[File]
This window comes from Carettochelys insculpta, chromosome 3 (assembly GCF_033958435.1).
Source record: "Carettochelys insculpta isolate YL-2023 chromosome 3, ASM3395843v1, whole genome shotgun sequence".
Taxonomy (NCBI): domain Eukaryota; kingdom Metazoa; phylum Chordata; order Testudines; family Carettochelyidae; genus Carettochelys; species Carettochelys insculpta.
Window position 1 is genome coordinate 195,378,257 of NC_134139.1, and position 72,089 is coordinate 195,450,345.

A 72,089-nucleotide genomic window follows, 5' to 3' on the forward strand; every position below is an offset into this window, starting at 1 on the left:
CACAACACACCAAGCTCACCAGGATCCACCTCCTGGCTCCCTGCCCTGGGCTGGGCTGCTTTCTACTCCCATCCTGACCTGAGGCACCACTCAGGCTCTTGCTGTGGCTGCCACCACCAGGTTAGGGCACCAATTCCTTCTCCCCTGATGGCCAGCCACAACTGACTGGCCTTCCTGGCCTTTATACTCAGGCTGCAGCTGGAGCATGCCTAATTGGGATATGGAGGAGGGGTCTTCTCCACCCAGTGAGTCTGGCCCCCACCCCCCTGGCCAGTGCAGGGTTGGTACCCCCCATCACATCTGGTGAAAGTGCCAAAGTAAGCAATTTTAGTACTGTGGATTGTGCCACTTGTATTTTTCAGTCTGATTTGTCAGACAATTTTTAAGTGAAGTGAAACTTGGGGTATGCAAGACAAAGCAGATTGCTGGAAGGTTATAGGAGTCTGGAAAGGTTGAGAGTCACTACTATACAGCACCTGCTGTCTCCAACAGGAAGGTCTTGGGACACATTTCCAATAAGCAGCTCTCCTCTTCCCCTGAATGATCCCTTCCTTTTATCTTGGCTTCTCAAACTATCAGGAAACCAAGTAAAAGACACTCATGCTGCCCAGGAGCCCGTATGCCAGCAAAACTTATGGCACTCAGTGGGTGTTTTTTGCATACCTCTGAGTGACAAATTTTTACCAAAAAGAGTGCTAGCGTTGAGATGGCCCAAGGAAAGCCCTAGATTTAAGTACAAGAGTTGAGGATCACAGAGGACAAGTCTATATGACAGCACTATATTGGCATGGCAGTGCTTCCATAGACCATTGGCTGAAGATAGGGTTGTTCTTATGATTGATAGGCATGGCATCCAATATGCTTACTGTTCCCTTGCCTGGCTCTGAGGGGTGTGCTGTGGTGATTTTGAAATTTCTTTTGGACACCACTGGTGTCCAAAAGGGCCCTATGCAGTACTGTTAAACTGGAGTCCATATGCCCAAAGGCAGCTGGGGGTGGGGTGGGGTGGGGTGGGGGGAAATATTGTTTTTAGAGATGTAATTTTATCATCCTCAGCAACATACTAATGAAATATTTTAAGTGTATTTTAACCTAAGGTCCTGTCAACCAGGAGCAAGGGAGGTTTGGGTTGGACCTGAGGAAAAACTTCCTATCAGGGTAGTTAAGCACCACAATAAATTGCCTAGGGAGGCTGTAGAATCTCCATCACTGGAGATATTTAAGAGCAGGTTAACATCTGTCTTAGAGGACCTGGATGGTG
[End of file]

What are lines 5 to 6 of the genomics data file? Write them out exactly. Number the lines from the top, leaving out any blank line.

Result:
A 72,089-nucleotide genomic window follows, 5' to 3' on the forward strand; every position below is an offset into this window, starting at 1 on the left:
CACAACACACCAAGCTCACCAGGATCCACCTCCTGGCTCCCTGCCCTGGGCTGGGCTGCTTTCTACTCCCATCCTGACCTGAGGCACCACTCAGGCTCTTGCTGTGGCTGCCACCACCAGGTTAGGGCACCAATTCCTTCTCCCCTGATGGCCAGCCACAACTGACTGGCCTTCCTGGCCTTTATACTCAGGCTGCAGCTGGAGCATGCCTAATTGGGATATGGAGGAGGGGTCTTCTCCACCCAGTGAGTCTGGCCCCCACCCCCCTGGCCAGTGCAGGGTTGGTACCCCCCATCACATCTGGTGAAAGTGCCAAAGTAAGCAATTTTAGTACTGTGGATTGTGCCACTTGTATTTTTCAGTCTGATTTGTCAGACAATTTTTAAGTGAAGTGAAACTTGGGGTATGCAAGACAAAGCAGATTGCTGGAAGGTTATAGGAGTCTGGAAAGGTTGAGAGTCACTACTATACAGCACCTGCTGTCTCCAACAGGAAGGTCTTGGGACACATTTCCAATAAGCAGCTCTCCTCTTCCCCTGAATGATCCCTTCCTTTTATCTTGGCTTCTCAAACTATCAGGAAACCAAGTAAAAGACACTCATGCTGCCCAGGAGCCCGTATGCCAGCAAAACTTATGGCACTCAGTGGGTGTTTTTTGCATACCTCTGAGTGACAAATTTTTACCAAAAAGAGTGCTAGCGTTGAGATGGCCCAAGGAAAGCCCTAGATTTAAGTACAAGAGTTGAGGATCACAGAGGACAAGTCTATATGACAGCACTATATTGGCATGGCAGTGCTTCCATAGACCATTGGCTGAAGATAGGGTTGTTCTTATGATTGATAGGCATGGCATCCAATATGCTTACTGTTCCCTTGCCTGGCTCTGAGGGGTGTGCTGTGGTGATTTTGAAATTTCTTTTGGACACCACTGGTGTCCAAAAGGGCCCTATGCAGTACTGTTAAACTGGAGTCCATATGCCCAAAGGCAGCTGGGGGTGGGGTGGGGTGGGGTGGGGGGAAATATTGTTTTTAGAGATGTAATTTTATCATCCTCAGCAACATACTAATGAAATATTTTAAGTGTATTTTAACCTAAGGTCCTGTCAACCAGGAGCAAGGGAGGTTTGGGTTGGACCTGAGGAAAAACTTCCTATCAGGGTAGTTAAGCACCACAATAAATTGCCTAGGGAGGCTGTAGAATCTCCATCACTGGAGATATTTAAGAGCAGGTTAACATCTGTCTTAGAGGACCTGGATGGTG